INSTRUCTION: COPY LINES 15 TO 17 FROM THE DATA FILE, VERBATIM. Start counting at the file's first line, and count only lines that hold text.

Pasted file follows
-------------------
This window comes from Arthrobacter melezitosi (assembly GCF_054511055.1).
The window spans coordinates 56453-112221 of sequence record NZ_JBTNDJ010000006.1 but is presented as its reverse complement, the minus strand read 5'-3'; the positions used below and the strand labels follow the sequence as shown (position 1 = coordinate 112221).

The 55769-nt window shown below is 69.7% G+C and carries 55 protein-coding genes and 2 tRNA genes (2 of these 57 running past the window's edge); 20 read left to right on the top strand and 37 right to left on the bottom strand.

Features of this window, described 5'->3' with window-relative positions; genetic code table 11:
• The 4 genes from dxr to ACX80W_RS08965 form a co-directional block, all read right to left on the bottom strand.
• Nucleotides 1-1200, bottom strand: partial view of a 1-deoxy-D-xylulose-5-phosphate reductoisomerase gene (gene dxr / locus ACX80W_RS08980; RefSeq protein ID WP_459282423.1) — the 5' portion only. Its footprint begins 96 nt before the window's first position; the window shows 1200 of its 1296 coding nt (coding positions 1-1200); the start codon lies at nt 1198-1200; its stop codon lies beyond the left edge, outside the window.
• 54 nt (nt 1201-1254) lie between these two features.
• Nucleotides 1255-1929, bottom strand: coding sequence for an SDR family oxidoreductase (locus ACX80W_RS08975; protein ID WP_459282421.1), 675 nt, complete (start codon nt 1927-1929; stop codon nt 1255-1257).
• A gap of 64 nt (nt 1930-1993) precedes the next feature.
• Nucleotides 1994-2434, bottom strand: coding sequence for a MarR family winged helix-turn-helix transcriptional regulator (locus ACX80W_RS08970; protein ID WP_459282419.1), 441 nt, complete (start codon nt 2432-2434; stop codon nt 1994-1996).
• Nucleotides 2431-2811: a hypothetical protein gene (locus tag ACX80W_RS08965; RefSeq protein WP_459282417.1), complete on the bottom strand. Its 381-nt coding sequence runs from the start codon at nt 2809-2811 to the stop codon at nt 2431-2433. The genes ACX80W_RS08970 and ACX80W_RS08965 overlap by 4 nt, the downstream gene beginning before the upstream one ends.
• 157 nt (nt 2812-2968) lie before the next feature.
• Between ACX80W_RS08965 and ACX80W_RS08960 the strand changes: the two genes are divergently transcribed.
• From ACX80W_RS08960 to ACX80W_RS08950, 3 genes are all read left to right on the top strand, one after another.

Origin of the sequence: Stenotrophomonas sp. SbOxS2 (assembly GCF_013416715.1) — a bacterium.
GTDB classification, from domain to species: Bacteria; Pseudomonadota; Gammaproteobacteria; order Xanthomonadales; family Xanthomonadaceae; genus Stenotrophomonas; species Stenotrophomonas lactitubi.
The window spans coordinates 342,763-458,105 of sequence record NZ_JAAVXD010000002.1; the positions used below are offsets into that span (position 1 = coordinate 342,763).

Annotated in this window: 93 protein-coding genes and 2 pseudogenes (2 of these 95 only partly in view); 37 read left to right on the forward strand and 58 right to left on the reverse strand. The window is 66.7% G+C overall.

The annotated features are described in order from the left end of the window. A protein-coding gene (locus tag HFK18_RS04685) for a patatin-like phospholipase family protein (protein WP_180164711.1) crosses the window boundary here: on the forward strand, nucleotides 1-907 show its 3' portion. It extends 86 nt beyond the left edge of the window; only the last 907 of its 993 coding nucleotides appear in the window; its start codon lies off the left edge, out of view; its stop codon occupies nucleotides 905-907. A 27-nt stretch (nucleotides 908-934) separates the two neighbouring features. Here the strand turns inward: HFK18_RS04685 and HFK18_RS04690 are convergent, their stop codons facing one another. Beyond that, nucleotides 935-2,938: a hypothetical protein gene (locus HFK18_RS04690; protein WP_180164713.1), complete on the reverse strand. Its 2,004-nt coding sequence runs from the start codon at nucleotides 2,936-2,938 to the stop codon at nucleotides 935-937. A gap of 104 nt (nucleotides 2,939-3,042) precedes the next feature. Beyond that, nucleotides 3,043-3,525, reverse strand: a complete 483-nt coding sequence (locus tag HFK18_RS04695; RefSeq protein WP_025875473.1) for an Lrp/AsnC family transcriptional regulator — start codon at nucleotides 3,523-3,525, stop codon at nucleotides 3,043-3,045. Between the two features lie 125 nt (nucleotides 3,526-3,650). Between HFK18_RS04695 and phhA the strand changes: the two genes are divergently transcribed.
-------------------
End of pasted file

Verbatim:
Origin of the sequence: Stenotrophomonas sp. SbOxS2 (assembly GCF_013416715.1) — a bacterium.
GTDB classification, from domain to species: Bacteria; Pseudomonadota; Gammaproteobacteria; order Xanthomonadales; family Xanthomonadaceae; genus Stenotrophomonas; species Stenotrophomonas lactitubi.
The window spans coordinates 342,763-458,105 of sequence record NZ_JAAVXD010000002.1; the positions used below are offsets into that span (position 1 = coordinate 342,763).